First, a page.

Thank you again, Chris!”
I plan to follow up with Hahn in regards to why the entire report was forwarded to the US Center for Safe Sport. I was under the impression that USA Swimming’s Safe Sport division still handled non-sexual abuse complaints, and most of what is included in the post I made was non-sexual. I will keep you informed as to the response I get.
On the heels of the post, the Orange County Register’s Scott Reid, the top source for Mark Schubert related news, published a report that details more clearly Schubert’s actions to put a sexual abuser in a position of power within the organization.
The article tries to put a lot of “scoops” into one post, and therefore is kind of hard to follow. I’ve read it several times, and here are the most important details:
Dara Torres has given a deposition in the lawsuit that Kukors is bringing against USA Swimming, Schubert, Hutchison and Aquatic Management Group. In that deposition she asserts that she saw Hutchison leaving Kukors hotel room late at night at the 2009 Rome World Championship. Torres told both USA Swimming and Schubert about what she saw.
Despite that knowledge, Schubert went on to install Hutchison as the head of the post graduate training center at FAST (Fullerton), and helped convince Dagny Knutson to forego her amateur status and join the group.
Torres account is disputed by that of disgraced former Safe Sport head Susan Woessner, who in emails dated around the time of her “investigation” into the incident says that Torres stated not actually seeing Hutchison leave the hotel room and instead spoke to Hutchison about it. Woessner had to resign after admitting to “kissing” Hutchison sometime prior to the “investigation”
The best working theory (what follows is all conjecture from me) for Schubert’s actions are as follows. He knew that Hutchison was a rising coach and would attract a talented group of swimmers to FAST. He knew that Hutchison was compromised due to his grooming and abuse of Kukors. He was also on the outs with USA Swimming Executive Director Chuck Wielgus.
So he installed Hutchison at FAST, hoping he would last long enough to do some solid recruiting but then be taken down. Schubert hoped to replace him, and despite some confusion about where the money was coming from, there would be little Wielgus could do to interfere since the post graduate center coaches were payed by the USOC.
Oh and by the way, Schubert’s lawyer friend is finally, officially, out of options to try and reverse the blame he got for his deception of Dagny Knutson, and is facing possible disbarment.
Why am I doing this?
Readers have often asked, “why are you doing this?” and not often in a kind way. I am aware of some discussion that I am somehow conspiring to take down "big names” in order to advance my own career.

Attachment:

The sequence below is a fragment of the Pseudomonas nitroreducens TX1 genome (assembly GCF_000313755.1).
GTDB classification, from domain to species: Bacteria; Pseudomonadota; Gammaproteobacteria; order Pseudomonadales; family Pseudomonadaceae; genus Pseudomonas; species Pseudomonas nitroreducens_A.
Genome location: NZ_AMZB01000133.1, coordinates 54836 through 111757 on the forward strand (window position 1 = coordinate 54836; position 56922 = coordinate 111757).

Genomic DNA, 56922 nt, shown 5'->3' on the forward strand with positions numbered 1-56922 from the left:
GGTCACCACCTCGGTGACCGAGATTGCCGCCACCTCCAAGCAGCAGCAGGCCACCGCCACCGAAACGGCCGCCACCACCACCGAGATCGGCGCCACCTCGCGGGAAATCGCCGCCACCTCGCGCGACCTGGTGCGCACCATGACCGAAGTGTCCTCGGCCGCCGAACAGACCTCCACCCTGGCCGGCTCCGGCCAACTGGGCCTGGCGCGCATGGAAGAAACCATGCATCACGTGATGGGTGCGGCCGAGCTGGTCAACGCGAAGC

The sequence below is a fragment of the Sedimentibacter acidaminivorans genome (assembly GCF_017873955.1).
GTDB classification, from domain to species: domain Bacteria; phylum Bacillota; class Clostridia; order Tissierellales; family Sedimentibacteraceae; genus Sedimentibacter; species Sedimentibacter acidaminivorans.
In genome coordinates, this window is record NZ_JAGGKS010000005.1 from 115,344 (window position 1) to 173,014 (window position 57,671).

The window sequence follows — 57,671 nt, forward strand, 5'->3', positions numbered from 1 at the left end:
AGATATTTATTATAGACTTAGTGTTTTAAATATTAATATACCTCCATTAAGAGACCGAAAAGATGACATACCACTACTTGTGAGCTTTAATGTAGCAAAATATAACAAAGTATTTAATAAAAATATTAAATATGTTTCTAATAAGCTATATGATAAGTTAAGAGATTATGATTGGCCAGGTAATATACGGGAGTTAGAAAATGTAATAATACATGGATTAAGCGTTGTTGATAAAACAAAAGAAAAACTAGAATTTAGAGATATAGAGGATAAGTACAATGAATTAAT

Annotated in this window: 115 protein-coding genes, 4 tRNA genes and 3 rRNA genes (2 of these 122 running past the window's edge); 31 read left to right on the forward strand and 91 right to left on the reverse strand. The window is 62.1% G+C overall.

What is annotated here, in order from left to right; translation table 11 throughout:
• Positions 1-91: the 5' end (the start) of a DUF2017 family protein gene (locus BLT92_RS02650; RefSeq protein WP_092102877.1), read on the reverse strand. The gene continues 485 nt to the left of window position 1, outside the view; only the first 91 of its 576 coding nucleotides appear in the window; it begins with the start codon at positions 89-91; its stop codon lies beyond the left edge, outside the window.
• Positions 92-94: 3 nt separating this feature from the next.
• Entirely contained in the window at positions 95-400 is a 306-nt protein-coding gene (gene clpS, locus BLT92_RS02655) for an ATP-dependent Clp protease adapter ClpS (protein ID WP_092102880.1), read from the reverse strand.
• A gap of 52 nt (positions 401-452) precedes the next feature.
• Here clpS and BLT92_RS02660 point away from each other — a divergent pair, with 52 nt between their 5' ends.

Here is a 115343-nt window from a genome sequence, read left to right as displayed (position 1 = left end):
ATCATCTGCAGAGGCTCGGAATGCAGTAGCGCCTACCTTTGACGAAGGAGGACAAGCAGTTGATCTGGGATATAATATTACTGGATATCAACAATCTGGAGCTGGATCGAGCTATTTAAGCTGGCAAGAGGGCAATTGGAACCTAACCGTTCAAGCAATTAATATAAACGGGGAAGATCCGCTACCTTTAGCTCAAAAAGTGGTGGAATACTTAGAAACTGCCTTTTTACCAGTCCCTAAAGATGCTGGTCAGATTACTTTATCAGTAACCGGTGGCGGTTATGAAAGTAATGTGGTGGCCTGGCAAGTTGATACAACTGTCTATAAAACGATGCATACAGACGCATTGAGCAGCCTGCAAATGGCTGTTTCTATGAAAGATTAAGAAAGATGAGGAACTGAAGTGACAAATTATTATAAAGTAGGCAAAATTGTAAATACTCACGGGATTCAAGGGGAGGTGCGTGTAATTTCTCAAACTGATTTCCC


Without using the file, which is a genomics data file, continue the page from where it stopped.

The fact is, criticizing people like Mark Schubert and Dick Shoulberg has made it exponentially harder for me to continue coaching swimming. There are literally hundreds of coaches who have banked career advancement with precisely the opposite strategy. So if I was truly a craven opportunist, I would be licking the boots of these two men and not making these posts.
I am in the awkward position of doing “journalism” in something that i am participating in. I cringe at that word, mainly because I know what I do doesn’t meet any standard of true journalism. This is a blog. I have a strong bias that I do not apologize for. I am mostly editorializing, and not reporting “news” and I rely on true journalists to report news that informs what I do.
However, I think that there is critically little discussion of some really important news within our sport. The major news “outlets” for swimming do woeful coverage of these issues. USA Swimming still treats abusive coaches as much more of a public relations problem than a priority problem for them to solve.
So I’m often uncomfortable doing this, however much some people may think I “like” it. I would glady hand over the reins to someone else who was not a coach if they were willing to do it. Unfortunately, we need many more of such people to reach a critical mass to change things. Until then, I can’t just ignore it, I’m in too deep.
As a reminder, I’m going to continue on this beat for free. If you want to continue enjoying it for free, go ahead. There are no plans to change that. However, if you can make a contribution you will make it far easier for me to continue to do this work.
Punitive measures will only get us so far in breaking the cycle. We must have mechanisms for giving coaches behaviors and actions to replace the harmful way they were coached in the past. It’s not just “the bad guys” who need this. Pretty much all of us are hanging on to some harmful coaching practice from our own athletic experience.
Eva was at the most recent Senate hearing where leaders from USA Weightlifting, U.S. Figure Skating, USA Swimming, and USA Bobsled and Skeleton. Those of us advocating for change have put a lot of hope in the hearings, but there is a growing divide between the rhetorical bluster of those attending and what actually happens.